- Full name Pierre Eugene Alfred Bouillin
- Birth date December 22, 1905
- Birthplace Paris, France
- Date of death June 11, 1955 (49 years 171 days)
- Place of death Le Mans, France
- Teams Talbot-Lago
|First race||Belgian Grand Prix||Spa||June 18, 1950||Race results|
|Last race||Italian Grand Prix||Monza||September 16, 1951||Race results|
Pierre Levegh - his racing name in honour of his uncle - was a superb all-round sportsman who aside from motor sports excelled in ice hockey and tennis. His motor racing career began in 1937, when he drove a Bugatti into eighth place in a three-hour sports car race in Marseilles, and in 1938 he appeared in his first Le Mans 24-Hour. By the time the war ended he was over 40 but he continued racing regularly. In 1950 and 1951 he drove in six Formula One Championship races, his best finish a sixth in Belgium in 1950. In 1951 he finished fourth at Le Mans and the following year led with an hour to go before exhaustion caused him to make a mistake - he finished eighth, a result he repeated in 1954. In 1954 he was involved in a crash after seven hours, but what happened in 1955 has gone down as one of the worst accidents in sporting history.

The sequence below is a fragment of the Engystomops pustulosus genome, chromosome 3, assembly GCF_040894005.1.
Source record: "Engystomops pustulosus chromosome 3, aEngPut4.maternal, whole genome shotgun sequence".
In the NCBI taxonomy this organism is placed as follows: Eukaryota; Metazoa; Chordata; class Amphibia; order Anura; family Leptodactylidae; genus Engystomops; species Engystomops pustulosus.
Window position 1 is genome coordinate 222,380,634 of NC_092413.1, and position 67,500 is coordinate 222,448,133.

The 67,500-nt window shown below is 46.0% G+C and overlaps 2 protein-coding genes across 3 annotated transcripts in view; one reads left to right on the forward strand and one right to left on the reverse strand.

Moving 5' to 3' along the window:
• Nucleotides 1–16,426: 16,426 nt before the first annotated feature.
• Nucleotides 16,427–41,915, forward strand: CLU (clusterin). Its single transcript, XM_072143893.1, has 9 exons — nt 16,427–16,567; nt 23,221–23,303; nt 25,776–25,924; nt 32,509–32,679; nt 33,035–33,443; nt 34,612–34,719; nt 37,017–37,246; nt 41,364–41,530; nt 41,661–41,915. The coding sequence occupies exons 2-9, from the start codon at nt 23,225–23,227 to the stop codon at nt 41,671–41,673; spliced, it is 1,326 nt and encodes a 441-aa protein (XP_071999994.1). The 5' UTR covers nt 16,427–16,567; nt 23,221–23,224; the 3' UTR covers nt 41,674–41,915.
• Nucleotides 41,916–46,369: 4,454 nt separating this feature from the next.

That season he swapped his trusty Talbot for a Mercedes, and after three hours of racing he clipped the Austin Healey of Lance Macklin who was swerving to avoid a braking Mike Hawthorn. Levegh's car hit an earth bank but that lifted it into the air and it ploughed into the crowd, causing untold carnage as it disintegrated and, made of magnesium, burst into flames as fuel ignited it, showering the area with white-hot sparks. In all 80 spectators were killed, while Levegh was thrown out of the car and died from severe head injuries.
Martin Williamson November 2009